Web 3.0: A Smart Web that Helps People

Hey, I’m Rick Murphy. Casey’s out and gave me a guest spot to share some thoughts on where we are with what some folks are calling Web 3.0 and what it might mean in our lives and our jobs.

Web 3.0 is really just the idea of a smart Web that helps people at home and work. Remember that Web 2.0 is a response to the perception that heavyweight planning and technologies were slowing us down. Our tools were too complex. We quickly put blogs, wikis and other social media utilities in place that shifted complexity away from our tools, but cause us to manage that complexity. For an excellent talk on this issue, see Ross Mayfield’s All Things 2.0 Are Made of People, part of PARC‘s Beyond Web 2.0 series.

The success of Facebook and Twitter increase the information available to us. Now that we all have 500+ friends and Tweets streaming at us faster than we can read, how do we keep up? Our lifestreams are overrunning our lives. Whether we tag our family photos or search the Web, we expect to get all relevant results and exclude the ones that are irrelevant so we don’t have to filter them ourselves. We need a smart Web that reduces the burden of the complexity that we’ve taken on ourselves. Web 3.0 is the idea that we can add some smarts, known as the Semantic Web, to Web 2.0. These smarts help us at home and work by reducing this complexity.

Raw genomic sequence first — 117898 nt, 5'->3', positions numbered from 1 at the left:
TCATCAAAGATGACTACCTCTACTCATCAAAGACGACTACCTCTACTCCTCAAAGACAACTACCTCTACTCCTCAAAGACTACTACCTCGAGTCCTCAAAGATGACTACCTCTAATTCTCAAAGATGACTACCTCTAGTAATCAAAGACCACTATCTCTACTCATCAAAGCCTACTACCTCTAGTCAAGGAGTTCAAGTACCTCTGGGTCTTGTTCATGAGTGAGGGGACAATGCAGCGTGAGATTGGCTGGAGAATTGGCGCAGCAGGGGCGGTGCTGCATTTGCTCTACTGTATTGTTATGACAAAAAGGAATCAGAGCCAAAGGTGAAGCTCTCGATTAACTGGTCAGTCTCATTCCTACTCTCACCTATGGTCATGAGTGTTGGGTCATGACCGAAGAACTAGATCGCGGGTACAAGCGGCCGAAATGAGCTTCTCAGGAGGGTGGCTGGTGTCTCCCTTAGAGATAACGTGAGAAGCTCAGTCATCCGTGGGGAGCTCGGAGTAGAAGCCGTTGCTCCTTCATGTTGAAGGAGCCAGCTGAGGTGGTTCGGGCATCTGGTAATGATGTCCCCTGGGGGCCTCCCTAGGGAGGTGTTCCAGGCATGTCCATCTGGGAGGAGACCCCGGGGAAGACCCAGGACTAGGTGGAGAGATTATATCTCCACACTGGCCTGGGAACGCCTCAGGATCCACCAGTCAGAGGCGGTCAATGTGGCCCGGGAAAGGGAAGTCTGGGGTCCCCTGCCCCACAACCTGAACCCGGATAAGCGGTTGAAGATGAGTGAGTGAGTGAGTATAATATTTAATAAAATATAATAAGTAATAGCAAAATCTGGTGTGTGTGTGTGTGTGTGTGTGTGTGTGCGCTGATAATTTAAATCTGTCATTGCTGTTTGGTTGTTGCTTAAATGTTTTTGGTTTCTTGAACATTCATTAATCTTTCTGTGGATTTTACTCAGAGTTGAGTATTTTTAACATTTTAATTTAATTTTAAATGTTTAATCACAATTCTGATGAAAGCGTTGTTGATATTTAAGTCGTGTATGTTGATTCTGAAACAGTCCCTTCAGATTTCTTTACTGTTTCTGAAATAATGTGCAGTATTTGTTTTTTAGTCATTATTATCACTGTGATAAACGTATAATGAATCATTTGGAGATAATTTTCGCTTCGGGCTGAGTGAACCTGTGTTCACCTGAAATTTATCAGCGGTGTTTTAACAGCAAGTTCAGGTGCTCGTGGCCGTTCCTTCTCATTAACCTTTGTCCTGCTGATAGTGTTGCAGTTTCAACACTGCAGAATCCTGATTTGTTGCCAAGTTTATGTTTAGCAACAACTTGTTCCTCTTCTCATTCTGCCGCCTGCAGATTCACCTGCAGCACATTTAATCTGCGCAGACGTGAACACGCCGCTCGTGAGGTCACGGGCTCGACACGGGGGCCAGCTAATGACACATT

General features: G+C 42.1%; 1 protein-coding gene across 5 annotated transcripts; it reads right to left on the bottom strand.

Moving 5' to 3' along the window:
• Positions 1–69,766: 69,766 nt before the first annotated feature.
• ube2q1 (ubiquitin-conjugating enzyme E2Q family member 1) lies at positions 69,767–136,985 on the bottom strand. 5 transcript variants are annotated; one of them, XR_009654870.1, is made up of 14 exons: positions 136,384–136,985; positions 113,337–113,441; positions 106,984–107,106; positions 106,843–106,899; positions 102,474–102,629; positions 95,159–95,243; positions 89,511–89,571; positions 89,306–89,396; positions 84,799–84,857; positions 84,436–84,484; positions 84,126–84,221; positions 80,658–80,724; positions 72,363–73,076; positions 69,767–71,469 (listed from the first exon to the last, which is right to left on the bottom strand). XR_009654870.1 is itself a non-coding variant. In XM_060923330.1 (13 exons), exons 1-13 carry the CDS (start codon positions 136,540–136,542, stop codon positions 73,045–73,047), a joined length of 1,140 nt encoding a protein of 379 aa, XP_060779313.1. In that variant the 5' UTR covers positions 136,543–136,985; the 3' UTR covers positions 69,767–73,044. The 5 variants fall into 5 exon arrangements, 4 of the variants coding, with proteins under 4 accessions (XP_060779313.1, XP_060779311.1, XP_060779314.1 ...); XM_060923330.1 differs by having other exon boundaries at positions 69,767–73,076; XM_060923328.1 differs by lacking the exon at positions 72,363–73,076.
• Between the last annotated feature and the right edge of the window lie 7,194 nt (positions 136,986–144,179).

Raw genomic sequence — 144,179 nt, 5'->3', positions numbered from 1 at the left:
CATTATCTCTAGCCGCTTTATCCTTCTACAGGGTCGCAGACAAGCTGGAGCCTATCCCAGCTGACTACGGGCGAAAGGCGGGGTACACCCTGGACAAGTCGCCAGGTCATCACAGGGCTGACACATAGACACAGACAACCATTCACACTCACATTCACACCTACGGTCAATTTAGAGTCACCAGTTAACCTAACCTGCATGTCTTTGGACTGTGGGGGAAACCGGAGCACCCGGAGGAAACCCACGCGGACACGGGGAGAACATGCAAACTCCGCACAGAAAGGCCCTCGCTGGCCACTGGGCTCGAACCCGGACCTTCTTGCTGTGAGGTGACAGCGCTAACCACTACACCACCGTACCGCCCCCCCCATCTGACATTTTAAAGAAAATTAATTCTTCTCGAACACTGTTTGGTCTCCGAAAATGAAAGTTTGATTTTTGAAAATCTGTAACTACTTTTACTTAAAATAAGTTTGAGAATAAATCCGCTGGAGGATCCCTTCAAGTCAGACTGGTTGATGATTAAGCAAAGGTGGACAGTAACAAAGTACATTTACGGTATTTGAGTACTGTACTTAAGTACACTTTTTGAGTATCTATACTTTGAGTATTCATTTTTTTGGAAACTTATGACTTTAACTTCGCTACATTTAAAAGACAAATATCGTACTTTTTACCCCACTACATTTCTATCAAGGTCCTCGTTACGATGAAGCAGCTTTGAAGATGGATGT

So where are we with Web 3.0 and the Semantic Web? Since the 2001 Scientific American article by Tim Berners-Lee, Jim Hendler and Ora Lassila, both skeptics and supporters have sought evidence that the Semantic Web has been adopted. The good news is that the favorable climate for innovation recently accelerated adoption of Semantic Web technologies. Most recognizably, both Google and Yahoo announced support through their Rich Snippets and Search Monkey offerings. The UK Government moved the London Gazette, a four hundred year old publication, to the Semantic Web. You can hear more in this podcast from my colleague John Sheridan, Head of e-Services, of the UK Government’s Office of Public Sector Information. Datasets from data.gov are already available for the Semantic Web and our team has used Semantic Web technologies in our Enterprise Architecture practice.

Web 3.0 is the idea of a smart Web that helps people at home and work. Facebook will produce more meaningful information about relationships among family and friends. We might discover meaningful trends among Tweets. And we’ll spend less time filtering inaccurate search results.

Web 3.0 and the Semantic Web are happening now, but they won’t happen all at once. And there’s no more appropriate time to recall the well known William Gibson quote: “As I’ve said many times: the future’s already here, it’s not just very evenly distributed.”